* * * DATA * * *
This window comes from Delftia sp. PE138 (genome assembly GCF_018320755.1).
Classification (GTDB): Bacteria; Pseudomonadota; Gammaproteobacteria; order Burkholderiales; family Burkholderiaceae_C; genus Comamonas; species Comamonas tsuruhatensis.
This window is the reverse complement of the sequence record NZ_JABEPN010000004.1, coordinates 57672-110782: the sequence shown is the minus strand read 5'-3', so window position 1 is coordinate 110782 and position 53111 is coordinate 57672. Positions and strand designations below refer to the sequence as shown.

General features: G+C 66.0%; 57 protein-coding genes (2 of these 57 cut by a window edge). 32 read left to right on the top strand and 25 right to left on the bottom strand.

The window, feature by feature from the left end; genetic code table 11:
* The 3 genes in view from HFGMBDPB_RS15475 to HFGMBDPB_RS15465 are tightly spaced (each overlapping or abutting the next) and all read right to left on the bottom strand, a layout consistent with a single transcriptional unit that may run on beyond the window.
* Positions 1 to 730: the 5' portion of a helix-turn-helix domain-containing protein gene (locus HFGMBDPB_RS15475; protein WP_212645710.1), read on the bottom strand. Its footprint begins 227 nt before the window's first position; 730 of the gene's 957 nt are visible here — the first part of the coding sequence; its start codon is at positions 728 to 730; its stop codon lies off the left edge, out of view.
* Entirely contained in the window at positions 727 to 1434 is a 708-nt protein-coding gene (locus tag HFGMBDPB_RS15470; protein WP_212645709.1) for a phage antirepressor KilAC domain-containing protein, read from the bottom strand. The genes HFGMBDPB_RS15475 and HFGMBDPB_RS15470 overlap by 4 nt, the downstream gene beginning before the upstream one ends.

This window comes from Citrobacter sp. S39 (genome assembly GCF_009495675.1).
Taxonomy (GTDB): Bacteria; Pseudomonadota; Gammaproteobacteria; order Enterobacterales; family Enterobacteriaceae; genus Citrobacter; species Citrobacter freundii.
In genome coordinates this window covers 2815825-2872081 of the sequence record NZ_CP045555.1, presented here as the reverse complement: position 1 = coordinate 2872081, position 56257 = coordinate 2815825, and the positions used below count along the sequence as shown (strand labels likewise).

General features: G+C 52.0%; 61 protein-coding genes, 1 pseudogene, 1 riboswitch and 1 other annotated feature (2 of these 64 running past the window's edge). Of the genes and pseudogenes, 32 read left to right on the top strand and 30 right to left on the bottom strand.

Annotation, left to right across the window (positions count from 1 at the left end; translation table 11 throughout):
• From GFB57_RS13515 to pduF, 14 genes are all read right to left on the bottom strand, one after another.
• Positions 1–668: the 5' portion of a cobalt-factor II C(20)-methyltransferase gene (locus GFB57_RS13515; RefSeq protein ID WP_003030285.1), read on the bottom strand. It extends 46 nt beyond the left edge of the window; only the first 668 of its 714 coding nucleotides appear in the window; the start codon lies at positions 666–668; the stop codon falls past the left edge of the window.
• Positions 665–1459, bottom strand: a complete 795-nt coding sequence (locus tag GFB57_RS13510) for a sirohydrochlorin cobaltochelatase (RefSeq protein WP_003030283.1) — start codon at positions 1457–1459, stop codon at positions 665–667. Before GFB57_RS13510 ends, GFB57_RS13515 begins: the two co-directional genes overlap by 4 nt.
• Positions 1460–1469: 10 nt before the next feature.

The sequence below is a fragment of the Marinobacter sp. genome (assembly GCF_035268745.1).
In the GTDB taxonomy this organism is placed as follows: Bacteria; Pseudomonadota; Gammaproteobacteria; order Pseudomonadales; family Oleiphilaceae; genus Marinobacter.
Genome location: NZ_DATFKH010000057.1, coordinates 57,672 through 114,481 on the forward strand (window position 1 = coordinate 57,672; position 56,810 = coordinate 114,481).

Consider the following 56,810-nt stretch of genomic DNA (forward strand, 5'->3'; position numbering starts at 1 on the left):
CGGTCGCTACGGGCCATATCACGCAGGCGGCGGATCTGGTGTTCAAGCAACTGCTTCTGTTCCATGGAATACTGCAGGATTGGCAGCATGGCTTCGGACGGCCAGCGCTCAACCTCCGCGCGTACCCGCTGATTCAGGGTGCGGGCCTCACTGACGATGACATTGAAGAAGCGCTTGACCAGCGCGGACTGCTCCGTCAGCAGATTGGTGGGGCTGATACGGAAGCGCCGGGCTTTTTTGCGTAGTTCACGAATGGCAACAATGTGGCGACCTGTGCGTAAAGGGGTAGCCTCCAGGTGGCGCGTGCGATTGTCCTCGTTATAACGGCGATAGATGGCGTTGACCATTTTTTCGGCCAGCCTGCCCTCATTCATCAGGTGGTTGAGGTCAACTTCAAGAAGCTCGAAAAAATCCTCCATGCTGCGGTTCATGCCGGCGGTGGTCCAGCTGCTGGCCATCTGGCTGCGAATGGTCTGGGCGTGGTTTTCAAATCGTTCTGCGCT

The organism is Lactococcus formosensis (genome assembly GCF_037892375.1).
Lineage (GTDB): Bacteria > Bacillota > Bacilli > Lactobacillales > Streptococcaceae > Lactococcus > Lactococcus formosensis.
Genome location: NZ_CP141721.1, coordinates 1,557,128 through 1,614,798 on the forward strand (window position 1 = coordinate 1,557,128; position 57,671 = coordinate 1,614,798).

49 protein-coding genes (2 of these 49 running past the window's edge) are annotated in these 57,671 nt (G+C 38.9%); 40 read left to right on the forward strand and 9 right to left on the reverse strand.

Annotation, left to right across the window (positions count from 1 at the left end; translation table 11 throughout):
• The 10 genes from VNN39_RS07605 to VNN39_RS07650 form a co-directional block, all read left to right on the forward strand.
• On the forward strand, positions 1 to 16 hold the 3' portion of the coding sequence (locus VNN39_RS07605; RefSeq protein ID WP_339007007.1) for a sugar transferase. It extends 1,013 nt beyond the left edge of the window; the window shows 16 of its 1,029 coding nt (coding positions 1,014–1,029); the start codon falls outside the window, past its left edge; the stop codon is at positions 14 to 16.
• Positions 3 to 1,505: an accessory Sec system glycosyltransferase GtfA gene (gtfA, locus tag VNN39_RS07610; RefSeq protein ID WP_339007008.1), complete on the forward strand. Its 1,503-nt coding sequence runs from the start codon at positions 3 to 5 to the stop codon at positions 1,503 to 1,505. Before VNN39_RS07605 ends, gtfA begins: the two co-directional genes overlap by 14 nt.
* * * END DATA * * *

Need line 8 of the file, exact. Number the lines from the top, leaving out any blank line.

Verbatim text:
* Entirely contained in the window at positions 727 to 1434 is a 708-nt protein-coding gene (locus tag HFGMBDPB_RS15470; protein WP_212645709.1) for a phage antirepressor KilAC domain-containing protein, read from the bottom strand. The genes HFGMBDPB_RS15475 and HFGMBDPB_RS15470 overlap by 4 nt, the downstream gene beginning before the upstream one ends.